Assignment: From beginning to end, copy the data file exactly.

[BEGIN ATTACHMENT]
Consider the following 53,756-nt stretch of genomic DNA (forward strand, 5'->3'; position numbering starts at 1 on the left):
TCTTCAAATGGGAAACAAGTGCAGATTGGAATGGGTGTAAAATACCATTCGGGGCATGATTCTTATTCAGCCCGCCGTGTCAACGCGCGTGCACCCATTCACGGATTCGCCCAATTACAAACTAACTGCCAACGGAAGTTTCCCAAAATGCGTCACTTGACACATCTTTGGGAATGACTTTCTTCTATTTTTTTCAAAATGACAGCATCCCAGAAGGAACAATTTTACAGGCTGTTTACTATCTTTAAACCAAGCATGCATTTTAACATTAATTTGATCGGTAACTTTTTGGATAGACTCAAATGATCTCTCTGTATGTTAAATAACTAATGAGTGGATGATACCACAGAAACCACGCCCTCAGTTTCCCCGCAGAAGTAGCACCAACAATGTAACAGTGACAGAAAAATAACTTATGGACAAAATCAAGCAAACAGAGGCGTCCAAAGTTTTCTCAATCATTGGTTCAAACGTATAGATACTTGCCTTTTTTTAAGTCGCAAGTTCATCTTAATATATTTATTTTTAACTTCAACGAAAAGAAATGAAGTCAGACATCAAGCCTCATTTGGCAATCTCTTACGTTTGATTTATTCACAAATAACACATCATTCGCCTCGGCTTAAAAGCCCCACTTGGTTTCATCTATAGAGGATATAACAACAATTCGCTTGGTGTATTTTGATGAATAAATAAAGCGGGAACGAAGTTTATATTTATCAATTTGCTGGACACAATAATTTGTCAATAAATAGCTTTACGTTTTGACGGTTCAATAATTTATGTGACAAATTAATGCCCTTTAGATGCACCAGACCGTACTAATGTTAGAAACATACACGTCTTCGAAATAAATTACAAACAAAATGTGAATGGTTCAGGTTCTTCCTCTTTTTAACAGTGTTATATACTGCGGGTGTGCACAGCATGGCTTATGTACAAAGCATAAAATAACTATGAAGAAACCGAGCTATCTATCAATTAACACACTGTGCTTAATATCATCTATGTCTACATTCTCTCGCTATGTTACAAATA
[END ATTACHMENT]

Consider the following 53,756-nt stretch of genomic DNA (forward strand, 5'->3'; position numbering starts at 1 on the left):
TCTTCAAATGGGAAACAAGTGCAGATTGGAATGGGTGTAAAATACCATTCGGGGCATGATTCTTATTCAGCCCGCCGTGTCAACGCGCGTGCACCCATTCACGGATTCGCCCAATTACAAACTAACTGCCAACGGAAGTTTCCCAAAATGCGTCACTTGACACATCTTTGGGAATGACTTTCTTCTATTTTTTTCAAAATGACAGCATCCCAGAAGGAACAATTTTACAGGCTGTTTACTATCTTTAAACCAAGCATGCATTTTAACATTAATTTGATCGGTAACTTTTTGGATAGACTCAAATGATCTCTCTGTATGTTAAATAACTAATGAGTGGATGATACCACAGAAACCACGCCCTCAGTTTCCCCGCAGAAGTAGCACCAACAATGTAACAGTGACAGAAAAATAACTTATGGACAAAATCAAGCAAACAGAGGCGTCCAAAGTTTTCTCAATCATTGGTTCAAACGTATAGATACTTGCCTTTTTTTAAGTCGCAAGTTCATCTTAATATATTTATTTTTAACTTCAACGAAAAGAAATGAAGTCAGACATCAAGCCTCATTTGGCAATCTCTTACGTTTGATTTATTCACAAATAACACATCATTCGCCTCGGCTTAAAAGCCCCACTTGGTTTCATCTATAGAGGATATAACAACAATTCGCTTGGTGTATTTTGATGAATAAATAAAGCGGGAACGAAGTTTATATTTATCAATTTGCTGGACACAATAATTTGTCAATAAATAGCTTTACGTTTTGACGGTTCAATAATTTATGTGACAAATTAATGCCCTTTAGATGCACCAGACCGTACTAATGTTAGAAACATACACGTCTTCGAAATAAATTACAAACAAAATGTGAATGGTTCAGGTTCTTCCTCTTTTTAACAGTGTTATATACTGCGGGTGTGCACAGCATGGCTTATGTACAAAGCATAAAATAACTATGAAGAAACCGAGCTATCTATCAATTAACACACTGTGCTTAATATCATCTATGTCTACATTCTCTCGCTATGTTACAAATA